My divorce is inevitable – what steps do I need to take?
By Peter Jones, founder
Irrespective of what day, month or year it is when realisation sinks in that separation is inevitable, the words of Neil Sedaka’s ‘Breakin’ up is hard to do’ will understandably resonate deeply.
Separation can be a daunting experience, requiring proper planning and an appreciation of the repercussions for everyone involved – not least of all any children.
Whatever the circumstances, avoiding confrontation in favour of cooperation and collaboration is vital. The steps you take in the short term are critical for the long term future and welfare of you and your children.
Seek expert advice early Choose a family lawyer who is a member of Resolution, an organisation of lawyers and other professionals who are committed to a constructive and non-confrontational approach to dealing with divorce and family matters.
Secure the best possible agreement The court has a wide discretion in applying the law and family assets are shared to achieve fairness, with the first consideration being children’s best interests. Because every case is individual, there is no set formula for how financial assets are shared so, as above, ensure you work with experienced lawyers.
Honestly is the best policy Moving money from bank accounts or hiding finances is likely to be viewed in a negative way by a court. If a judge feels that assets have been hidden, they could ask a forensic accountant to investigate. If you have joint finances, we advise you to take legal advice promptly. Being open and honest is the easiest and quickest way to sort out everything.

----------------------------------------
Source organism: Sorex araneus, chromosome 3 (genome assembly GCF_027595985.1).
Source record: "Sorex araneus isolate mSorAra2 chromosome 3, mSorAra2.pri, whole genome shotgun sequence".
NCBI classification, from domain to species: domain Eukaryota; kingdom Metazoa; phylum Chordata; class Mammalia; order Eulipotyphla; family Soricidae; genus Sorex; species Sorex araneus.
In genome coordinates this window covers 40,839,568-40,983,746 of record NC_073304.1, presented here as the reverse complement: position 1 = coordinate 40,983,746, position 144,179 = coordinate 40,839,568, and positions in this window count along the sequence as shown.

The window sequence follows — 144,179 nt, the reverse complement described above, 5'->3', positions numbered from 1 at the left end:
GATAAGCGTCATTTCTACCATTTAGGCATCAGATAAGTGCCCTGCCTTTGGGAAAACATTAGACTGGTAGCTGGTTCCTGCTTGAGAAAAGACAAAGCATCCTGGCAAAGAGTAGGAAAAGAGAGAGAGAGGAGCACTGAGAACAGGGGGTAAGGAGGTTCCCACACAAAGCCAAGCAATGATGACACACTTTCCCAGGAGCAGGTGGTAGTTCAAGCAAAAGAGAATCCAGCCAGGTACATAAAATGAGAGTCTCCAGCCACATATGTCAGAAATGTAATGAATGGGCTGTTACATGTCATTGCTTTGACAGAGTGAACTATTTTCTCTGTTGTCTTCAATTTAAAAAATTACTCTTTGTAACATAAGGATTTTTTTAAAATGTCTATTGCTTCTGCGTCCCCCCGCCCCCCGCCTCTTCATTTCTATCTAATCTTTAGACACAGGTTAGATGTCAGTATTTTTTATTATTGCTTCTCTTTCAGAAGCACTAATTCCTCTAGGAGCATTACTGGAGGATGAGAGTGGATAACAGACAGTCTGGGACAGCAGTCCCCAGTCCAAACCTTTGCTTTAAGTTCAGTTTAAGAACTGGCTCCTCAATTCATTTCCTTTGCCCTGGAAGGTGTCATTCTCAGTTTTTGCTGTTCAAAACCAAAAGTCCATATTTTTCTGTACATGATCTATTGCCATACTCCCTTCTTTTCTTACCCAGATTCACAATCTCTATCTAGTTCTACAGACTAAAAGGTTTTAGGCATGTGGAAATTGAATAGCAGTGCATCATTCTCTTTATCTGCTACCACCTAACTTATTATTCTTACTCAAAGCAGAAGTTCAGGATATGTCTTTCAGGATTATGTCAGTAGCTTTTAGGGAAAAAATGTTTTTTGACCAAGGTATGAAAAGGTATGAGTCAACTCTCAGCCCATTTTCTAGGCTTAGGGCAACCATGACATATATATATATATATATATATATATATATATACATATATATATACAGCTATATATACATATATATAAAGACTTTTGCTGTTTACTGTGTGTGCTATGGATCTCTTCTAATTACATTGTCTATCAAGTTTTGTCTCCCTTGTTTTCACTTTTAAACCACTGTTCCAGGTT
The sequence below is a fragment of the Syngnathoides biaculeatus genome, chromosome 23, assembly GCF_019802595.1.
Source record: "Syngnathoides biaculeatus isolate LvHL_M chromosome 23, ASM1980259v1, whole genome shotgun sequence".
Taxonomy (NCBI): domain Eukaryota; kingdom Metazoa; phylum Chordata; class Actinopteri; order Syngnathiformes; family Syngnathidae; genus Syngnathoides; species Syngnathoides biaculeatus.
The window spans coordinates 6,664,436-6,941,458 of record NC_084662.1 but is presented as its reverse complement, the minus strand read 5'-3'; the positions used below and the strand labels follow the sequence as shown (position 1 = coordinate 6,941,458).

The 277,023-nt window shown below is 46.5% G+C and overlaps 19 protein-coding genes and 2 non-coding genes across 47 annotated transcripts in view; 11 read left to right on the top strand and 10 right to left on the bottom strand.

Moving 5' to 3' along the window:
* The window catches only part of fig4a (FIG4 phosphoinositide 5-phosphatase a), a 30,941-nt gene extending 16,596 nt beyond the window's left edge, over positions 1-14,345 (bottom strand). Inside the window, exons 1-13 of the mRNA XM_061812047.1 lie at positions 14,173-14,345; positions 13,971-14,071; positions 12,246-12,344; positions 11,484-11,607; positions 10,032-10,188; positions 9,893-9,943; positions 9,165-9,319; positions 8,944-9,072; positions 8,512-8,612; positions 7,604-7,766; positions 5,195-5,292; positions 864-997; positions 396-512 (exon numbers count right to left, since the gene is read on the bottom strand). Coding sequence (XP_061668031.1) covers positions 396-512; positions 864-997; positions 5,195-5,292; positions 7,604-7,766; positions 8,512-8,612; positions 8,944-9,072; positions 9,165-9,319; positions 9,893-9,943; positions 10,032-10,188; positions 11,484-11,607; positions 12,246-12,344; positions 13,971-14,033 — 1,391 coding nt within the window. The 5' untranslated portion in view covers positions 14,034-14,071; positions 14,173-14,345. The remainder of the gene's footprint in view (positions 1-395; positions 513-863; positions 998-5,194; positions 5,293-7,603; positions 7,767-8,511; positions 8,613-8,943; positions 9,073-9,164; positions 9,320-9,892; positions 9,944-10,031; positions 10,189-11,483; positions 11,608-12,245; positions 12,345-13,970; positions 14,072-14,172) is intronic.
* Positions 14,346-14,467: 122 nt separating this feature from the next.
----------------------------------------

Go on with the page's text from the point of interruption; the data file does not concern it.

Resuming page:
Consider options that avoid going to court At Jones Myers we help ex-spouses to avoid a protracted, expensive and stressful court process through three tried and proven processes. The first is collaboration, which seeks to achieve a respectful and dignified resolution, putting any children at the heart of the process and keeping the details private.
We also recommend mediation where a mediator facilitates confidential and voluntary discussions between the parties. This usually culminates in a Memorandum of Understanding which records the agreement reached.
The third process is arbitration where an arbitrator, an experienced family lawyer, works with couples to reach a divorce settlement. Similar to a judge, they collect relevant facts and evidence and base their decision on this evidence – taking into account the views of both parties. The Award is final and binding in both parties.
In cases where going to court (litigation) is necessary, our experienced team will guide you through every stage of the process and advise you as to the likely costs in doing so.
Our blog provides a wealth of resource on the different options in the divorce process and how to support your children’s practical and emotional needs.
For more information about any aspect of divorce or family law, call Jones Myers at our Leeds office on 0113 246 0055, our Harrogate office on 01423 276104, visit www.jonesmyers.co.uk, email email@example.com or tweet us @helpwithdivorce